I've never seen any photographic evidence to that
effect, and the 1952
UTL roster doesn't include any cars that look as if
they might have
been Type 27s. In any event, the UTLX 950-1027 series
were all three
compartment cars, not 8K gal. single compartment cars.
Sorry to be the
bearer of bad tidings, but I think the model in
question is almost
certainly bogus.

Richard Hendrickson


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Re: C&IM hoppers offline?

rockroll50401 <cepropst@...>
 

Does anyone know if C&IM hoppers were loaded for off-line
customers?
Geoffrey Barbier
gdbarbier@y...
Hi Jeff,
I have a Sidney Wheeler snapshot of two C&IM hoppers 6238 & 6134.
Snapshot was taken at Stewartville MN on the CGW Oct,20 1961. The cars
were to be loaded with iron ore from Ostrander MN area.
Clark Propst


Re: photographic supplies

Anthony Thompson <thompson@...>
 

Both Ilford and Agfa have still been selling B&W paper, and many darkroom guys say that Ilford is better than Kodak anyway. But both Agfa and Ilford have been struggling financially, so Kodak's decision may just be the beginning of the end.

Tony Thompson
Editor, Signature Press
2906 Forest Ave., Berkeley, CA 94705
thompson@...


Re: photographic supplies

Anthony Thompson <thompson@...>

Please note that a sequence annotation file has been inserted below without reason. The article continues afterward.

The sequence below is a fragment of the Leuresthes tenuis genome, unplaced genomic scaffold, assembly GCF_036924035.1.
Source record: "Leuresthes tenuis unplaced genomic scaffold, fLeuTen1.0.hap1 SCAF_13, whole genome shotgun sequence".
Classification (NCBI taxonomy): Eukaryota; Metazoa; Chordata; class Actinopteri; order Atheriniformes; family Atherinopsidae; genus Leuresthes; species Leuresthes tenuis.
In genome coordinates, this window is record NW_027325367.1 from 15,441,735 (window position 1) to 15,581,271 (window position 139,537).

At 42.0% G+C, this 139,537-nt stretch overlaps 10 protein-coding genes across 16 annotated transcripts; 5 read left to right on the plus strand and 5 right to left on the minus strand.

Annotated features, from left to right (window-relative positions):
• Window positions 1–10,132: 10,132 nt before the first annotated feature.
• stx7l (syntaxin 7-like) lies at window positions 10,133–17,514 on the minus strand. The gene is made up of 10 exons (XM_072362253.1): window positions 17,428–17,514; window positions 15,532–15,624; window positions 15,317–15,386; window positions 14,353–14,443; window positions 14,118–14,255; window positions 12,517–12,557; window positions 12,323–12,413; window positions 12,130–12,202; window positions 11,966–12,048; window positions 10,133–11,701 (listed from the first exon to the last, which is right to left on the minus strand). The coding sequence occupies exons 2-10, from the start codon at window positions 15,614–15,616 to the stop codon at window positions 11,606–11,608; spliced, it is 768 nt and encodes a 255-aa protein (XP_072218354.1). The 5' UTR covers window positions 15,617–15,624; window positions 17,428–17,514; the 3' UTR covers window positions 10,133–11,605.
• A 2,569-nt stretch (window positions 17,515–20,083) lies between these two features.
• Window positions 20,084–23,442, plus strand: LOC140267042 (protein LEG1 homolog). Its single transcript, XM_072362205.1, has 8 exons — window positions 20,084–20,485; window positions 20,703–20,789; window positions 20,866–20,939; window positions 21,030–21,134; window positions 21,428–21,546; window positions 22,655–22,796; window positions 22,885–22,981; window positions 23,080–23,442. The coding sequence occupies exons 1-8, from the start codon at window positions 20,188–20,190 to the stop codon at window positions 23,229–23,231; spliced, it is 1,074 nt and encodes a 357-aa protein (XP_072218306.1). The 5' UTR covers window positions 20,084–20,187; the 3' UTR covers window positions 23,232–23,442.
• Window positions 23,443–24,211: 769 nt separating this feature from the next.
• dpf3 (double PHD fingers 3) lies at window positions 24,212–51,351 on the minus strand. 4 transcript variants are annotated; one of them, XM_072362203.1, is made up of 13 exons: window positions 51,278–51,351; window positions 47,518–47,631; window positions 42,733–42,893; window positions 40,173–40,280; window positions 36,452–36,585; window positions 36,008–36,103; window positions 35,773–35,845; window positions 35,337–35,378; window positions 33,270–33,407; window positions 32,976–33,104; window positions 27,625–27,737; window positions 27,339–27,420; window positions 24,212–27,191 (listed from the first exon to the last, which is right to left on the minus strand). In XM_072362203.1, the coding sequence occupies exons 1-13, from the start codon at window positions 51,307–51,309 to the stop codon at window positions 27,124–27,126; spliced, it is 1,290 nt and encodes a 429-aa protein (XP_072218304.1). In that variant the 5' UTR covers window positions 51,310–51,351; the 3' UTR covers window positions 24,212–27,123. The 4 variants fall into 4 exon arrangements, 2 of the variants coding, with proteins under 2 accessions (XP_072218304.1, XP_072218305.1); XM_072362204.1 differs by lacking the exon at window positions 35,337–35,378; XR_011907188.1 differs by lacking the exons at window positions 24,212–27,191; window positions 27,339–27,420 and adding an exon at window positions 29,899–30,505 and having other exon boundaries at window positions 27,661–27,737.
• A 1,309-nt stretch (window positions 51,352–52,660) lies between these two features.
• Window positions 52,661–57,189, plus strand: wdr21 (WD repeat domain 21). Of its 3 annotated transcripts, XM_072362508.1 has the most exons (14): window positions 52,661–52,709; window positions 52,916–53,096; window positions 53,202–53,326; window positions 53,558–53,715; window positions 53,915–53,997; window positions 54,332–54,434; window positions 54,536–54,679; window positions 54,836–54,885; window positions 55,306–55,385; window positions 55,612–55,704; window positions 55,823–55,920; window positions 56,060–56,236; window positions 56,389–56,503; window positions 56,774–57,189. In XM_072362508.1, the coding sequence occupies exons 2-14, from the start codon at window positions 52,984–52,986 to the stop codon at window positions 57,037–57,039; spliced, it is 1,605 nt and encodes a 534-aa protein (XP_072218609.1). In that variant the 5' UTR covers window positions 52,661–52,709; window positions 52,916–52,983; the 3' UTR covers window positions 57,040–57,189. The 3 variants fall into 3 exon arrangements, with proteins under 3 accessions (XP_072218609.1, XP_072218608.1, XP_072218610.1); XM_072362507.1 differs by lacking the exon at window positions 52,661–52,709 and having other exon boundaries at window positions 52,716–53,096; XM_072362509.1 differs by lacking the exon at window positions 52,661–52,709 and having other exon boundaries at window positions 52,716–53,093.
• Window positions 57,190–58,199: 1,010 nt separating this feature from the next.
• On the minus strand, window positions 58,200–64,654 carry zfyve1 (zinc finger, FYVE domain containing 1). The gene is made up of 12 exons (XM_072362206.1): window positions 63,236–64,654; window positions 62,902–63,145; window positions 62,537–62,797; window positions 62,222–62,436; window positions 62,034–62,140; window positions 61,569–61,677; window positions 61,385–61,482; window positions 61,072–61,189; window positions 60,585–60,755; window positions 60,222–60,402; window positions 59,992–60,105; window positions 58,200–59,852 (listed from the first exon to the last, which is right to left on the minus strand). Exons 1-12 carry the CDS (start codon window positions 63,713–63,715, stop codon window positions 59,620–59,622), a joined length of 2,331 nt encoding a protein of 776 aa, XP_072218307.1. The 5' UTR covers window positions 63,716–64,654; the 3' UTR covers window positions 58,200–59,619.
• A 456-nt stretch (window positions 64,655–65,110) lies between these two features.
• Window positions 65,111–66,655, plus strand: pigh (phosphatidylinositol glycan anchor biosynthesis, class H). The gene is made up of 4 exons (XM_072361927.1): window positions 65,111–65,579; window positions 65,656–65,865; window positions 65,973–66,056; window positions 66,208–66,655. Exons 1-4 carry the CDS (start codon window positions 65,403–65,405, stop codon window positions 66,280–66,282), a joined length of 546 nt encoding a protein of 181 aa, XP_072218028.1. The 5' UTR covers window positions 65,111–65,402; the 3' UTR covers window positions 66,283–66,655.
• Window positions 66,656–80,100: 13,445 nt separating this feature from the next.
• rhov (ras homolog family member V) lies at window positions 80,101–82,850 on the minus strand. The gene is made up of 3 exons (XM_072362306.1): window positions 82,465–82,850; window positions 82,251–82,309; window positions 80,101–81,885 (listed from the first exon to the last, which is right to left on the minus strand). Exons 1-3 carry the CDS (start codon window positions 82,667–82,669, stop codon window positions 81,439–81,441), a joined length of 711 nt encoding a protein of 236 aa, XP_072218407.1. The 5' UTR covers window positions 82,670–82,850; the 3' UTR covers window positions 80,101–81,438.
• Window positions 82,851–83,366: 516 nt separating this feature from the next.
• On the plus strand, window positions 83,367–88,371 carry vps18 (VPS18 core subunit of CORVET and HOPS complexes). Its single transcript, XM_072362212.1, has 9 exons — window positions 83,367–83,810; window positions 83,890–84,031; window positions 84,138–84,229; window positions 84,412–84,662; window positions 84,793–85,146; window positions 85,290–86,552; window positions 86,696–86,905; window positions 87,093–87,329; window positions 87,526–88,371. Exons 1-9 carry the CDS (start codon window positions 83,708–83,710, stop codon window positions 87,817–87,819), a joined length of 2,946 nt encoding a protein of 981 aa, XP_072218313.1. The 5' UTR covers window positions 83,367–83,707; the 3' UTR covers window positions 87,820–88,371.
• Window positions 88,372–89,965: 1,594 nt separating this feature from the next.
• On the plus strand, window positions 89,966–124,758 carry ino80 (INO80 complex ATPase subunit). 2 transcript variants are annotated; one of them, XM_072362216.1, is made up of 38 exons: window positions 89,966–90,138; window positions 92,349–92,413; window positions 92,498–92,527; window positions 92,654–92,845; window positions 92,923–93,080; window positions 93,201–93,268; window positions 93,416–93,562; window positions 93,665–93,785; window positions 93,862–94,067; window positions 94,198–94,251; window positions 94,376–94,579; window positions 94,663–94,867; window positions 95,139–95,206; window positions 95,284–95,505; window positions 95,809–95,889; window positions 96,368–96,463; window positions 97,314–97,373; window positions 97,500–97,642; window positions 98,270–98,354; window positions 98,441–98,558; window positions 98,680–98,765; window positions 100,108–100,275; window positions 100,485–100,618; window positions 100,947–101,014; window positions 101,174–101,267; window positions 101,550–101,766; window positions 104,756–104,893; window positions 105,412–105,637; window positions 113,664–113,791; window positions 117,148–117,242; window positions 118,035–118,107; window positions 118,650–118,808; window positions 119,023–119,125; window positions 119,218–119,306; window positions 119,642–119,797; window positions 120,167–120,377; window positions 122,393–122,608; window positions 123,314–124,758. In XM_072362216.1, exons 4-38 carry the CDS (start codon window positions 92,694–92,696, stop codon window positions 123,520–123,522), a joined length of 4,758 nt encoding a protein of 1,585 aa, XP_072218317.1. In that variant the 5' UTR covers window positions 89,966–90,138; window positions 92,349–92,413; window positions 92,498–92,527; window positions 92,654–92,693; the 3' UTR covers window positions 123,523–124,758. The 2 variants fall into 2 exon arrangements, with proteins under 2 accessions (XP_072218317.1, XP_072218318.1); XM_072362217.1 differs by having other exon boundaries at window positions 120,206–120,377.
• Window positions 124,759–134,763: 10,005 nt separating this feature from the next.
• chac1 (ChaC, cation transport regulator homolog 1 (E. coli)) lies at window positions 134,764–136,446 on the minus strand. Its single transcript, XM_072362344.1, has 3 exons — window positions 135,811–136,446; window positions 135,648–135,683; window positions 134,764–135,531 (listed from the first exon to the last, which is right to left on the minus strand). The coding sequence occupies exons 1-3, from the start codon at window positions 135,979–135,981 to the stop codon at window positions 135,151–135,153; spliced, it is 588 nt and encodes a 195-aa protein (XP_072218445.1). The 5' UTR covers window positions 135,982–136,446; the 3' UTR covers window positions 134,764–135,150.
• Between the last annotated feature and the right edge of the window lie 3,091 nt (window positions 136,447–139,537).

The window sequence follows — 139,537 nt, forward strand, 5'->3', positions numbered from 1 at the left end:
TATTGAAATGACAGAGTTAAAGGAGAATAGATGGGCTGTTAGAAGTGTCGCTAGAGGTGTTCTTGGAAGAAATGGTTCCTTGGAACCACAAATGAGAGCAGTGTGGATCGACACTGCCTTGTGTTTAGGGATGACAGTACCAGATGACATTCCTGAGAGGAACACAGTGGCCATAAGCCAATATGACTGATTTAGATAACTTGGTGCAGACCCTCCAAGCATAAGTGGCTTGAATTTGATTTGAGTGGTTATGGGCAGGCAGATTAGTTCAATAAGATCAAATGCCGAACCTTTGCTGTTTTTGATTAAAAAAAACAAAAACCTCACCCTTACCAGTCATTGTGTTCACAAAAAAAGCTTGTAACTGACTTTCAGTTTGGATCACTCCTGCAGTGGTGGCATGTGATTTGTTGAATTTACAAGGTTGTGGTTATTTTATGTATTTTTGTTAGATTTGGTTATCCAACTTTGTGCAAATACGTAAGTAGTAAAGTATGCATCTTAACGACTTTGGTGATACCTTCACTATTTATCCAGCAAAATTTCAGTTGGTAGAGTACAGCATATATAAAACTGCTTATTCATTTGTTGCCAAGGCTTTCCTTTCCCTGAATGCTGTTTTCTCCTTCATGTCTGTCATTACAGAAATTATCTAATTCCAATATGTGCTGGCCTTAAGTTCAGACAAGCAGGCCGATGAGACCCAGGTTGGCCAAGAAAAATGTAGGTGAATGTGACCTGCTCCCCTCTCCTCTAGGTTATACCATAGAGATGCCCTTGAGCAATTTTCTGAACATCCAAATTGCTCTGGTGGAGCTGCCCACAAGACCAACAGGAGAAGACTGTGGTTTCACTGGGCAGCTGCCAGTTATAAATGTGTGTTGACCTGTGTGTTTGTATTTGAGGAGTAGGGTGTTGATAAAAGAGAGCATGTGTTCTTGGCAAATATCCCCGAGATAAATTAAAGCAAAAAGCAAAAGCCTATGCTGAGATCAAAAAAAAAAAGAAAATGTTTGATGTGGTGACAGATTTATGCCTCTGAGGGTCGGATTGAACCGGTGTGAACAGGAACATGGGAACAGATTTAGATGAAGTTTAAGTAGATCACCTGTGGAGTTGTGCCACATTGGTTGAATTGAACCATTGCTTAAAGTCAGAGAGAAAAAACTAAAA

Michael Watnoski wrote:
The negative can be scanned on many scanners, including some
inexpensive ones.
Let's not confuse "can be scanned" with "can be scanned well," nor with "scanned for archival storage or publication."

Tony Thompson
Editor, Signature Press
2906 Forest Ave., Berkeley, CA 94705
thompson@...


Re: photographic supplies

Anthony Thompson <thompson@...>
 

Paul LaCiura wrote:
With a little quality control you cannot tell the difference between a
traditional B&W print versus a digital photo printed on a good ink jet.
Frankly, Paul, my respectful opinion is "BS" on your opinion of quality. I'll bet I can tell with the naked eye, and a scanner can certainly tell.

Tony Thompson
Editor, Signature Press
2906 Forest Ave., Berkeley, CA 94705
thompson@...


C&IM hoppers offline?

Geoffrey Barbier
 

Does anyone know if C&IM hoppers were loaded for off-line customers? I
know most of their carloads went to the dumper in Havana, IL and was
barged to utility customers, which makes me think that the cars were in
mostly captive service. Does anyone know who the C&IM served mines